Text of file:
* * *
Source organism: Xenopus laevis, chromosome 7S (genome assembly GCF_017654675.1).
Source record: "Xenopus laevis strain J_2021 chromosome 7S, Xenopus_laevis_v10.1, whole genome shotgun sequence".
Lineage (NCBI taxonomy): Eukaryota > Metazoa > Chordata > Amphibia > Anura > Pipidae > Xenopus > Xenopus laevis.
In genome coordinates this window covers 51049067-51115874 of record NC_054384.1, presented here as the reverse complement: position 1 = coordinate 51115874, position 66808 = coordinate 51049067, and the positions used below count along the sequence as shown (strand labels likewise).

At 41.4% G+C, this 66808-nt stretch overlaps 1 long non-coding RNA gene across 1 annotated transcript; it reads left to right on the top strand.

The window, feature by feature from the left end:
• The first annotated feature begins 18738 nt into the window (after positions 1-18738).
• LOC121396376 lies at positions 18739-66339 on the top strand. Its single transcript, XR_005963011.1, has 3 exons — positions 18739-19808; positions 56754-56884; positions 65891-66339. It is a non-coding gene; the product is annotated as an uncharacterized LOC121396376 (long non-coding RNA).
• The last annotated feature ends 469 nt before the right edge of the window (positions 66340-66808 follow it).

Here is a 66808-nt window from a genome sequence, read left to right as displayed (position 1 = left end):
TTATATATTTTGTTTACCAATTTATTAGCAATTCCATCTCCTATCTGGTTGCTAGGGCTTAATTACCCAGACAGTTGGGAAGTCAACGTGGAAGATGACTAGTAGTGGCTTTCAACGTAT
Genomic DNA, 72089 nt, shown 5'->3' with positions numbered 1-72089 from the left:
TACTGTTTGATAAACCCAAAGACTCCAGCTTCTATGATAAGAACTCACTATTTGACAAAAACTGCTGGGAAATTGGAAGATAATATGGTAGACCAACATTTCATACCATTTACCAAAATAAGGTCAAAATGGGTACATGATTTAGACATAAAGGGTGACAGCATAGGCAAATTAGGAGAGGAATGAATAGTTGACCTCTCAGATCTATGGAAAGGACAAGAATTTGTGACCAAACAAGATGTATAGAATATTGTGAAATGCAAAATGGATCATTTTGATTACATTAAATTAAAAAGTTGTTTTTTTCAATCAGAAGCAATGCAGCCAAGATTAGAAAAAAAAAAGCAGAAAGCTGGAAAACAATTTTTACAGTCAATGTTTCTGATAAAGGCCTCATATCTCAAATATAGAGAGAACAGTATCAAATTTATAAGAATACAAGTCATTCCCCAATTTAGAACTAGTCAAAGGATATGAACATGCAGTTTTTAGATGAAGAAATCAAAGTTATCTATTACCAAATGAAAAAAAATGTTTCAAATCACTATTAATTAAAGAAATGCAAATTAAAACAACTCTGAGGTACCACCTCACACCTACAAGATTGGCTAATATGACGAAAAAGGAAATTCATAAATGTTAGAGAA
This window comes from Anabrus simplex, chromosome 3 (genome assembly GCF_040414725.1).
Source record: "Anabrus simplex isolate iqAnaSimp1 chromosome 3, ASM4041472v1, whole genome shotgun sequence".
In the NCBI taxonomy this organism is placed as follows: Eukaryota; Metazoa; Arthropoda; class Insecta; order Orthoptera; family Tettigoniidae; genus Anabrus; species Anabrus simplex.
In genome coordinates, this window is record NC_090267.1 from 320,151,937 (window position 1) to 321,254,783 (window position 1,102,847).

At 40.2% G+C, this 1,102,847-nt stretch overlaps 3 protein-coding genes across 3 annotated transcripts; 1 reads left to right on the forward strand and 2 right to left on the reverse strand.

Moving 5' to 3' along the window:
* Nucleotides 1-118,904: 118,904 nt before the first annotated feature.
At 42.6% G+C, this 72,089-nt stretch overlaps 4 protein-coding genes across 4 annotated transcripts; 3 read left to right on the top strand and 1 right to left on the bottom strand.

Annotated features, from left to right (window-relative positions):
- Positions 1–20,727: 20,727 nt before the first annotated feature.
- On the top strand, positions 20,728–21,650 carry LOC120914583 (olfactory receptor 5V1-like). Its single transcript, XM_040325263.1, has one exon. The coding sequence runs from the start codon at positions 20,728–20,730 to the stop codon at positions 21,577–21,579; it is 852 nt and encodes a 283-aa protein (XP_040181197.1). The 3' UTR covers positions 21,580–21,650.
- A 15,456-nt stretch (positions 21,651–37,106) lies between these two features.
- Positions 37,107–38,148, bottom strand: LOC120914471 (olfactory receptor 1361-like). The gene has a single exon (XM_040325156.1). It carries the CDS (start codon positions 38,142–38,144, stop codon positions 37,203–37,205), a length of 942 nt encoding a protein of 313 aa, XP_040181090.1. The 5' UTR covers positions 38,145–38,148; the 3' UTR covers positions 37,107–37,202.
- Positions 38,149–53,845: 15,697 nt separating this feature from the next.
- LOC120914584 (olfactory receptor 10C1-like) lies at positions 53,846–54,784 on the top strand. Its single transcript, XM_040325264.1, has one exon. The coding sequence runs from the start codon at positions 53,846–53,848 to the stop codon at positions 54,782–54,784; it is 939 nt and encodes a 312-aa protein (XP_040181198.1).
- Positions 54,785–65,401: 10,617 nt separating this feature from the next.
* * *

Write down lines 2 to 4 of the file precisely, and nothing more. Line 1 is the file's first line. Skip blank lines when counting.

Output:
Source record: "Xenopus laevis strain J_2021 chromosome 7S, Xenopus_laevis_v10.1, whole genome shotgun sequence".
Lineage (NCBI taxonomy): Eukaryota > Metazoa > Chordata > Amphibia > Anura > Pipidae > Xenopus > Xenopus laevis.
In genome coordinates this window covers 51049067-51115874 of record NC_054384.1, presented here as the reverse complement: position 1 = coordinate 51115874, position 66808 = coordinate 51049067, and the positions used below count along the sequence as shown (strand labels likewise).